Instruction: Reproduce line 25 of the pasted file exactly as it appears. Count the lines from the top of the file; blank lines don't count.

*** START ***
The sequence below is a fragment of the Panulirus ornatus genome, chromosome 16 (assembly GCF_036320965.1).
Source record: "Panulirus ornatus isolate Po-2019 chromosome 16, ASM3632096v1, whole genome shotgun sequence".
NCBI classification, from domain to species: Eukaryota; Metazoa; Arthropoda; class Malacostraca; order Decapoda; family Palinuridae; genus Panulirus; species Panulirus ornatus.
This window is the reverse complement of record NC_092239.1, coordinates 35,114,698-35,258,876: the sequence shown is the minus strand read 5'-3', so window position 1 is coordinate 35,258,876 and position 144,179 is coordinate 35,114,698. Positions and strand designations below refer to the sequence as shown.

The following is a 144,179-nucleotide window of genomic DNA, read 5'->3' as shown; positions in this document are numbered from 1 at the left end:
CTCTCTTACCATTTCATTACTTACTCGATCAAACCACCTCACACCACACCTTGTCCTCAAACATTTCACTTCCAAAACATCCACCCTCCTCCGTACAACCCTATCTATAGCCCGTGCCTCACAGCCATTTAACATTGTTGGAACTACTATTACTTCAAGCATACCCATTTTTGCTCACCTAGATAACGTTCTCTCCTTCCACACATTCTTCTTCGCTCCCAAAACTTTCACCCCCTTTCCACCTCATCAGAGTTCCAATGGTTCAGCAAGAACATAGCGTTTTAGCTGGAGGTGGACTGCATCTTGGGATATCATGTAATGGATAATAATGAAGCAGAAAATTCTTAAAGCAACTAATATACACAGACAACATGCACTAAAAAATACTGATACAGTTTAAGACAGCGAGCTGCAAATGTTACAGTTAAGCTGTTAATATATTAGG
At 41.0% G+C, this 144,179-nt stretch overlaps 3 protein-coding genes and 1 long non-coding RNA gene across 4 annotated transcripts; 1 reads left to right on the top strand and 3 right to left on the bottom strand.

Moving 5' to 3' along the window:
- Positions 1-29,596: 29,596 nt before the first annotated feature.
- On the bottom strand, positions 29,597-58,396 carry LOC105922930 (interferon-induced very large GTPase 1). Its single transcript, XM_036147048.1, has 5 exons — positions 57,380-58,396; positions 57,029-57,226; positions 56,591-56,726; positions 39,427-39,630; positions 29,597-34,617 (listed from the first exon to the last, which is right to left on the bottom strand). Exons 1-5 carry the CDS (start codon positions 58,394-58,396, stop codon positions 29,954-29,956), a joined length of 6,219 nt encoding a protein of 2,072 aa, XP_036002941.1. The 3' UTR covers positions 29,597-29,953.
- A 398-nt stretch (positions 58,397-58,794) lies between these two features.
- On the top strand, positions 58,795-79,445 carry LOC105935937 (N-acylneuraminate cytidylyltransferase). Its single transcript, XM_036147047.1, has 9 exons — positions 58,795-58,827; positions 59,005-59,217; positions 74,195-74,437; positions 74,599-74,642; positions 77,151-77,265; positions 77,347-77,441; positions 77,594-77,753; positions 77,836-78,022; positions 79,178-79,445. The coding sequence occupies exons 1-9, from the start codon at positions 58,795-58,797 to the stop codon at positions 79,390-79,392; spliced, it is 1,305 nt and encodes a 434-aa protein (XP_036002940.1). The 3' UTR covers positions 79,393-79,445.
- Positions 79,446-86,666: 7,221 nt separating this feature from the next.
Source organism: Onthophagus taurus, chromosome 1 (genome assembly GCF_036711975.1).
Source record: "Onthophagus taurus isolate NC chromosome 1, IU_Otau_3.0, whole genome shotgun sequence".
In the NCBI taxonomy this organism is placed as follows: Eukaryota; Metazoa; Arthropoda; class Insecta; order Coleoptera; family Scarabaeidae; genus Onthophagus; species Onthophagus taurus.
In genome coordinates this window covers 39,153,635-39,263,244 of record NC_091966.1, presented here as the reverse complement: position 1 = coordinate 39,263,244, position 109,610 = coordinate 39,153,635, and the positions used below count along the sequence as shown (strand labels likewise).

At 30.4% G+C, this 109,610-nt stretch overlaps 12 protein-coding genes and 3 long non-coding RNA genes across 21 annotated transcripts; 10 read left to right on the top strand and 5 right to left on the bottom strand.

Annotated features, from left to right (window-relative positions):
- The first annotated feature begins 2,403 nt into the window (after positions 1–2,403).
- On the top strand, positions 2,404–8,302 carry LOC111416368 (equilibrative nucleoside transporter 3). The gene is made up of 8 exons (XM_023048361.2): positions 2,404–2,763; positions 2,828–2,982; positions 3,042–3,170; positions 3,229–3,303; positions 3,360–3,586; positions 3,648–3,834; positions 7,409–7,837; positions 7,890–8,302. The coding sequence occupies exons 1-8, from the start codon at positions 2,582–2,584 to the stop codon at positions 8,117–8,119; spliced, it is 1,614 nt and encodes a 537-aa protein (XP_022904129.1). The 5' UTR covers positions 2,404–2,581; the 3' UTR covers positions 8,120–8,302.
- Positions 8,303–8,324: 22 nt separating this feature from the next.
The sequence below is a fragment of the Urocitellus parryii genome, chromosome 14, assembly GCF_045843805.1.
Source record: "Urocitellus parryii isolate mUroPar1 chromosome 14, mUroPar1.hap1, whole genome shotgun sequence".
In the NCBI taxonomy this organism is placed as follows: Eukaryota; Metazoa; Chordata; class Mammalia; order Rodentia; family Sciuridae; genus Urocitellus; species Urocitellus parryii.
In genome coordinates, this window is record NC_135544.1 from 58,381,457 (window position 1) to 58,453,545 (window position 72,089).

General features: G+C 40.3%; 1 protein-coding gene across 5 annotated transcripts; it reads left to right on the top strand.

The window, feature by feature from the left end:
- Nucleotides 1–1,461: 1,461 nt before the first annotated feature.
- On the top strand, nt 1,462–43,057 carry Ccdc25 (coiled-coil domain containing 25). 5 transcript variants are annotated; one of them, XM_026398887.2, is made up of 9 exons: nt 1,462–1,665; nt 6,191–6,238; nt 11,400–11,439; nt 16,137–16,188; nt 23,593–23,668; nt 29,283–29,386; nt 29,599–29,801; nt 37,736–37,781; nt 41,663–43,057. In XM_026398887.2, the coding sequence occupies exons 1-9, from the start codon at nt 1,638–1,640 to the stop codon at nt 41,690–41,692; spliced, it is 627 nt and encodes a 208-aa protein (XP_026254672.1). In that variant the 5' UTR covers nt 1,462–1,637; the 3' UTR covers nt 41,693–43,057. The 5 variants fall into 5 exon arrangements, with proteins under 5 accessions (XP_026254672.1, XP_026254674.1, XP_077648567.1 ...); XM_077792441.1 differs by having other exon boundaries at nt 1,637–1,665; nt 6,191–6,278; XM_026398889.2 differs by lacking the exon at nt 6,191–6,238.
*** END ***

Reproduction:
In the NCBI taxonomy this organism is placed as follows: Eukaryota; Metazoa; Chordata; class Mammalia; order Rodentia; family Sciuridae; genus Urocitellus; species Urocitellus parryii.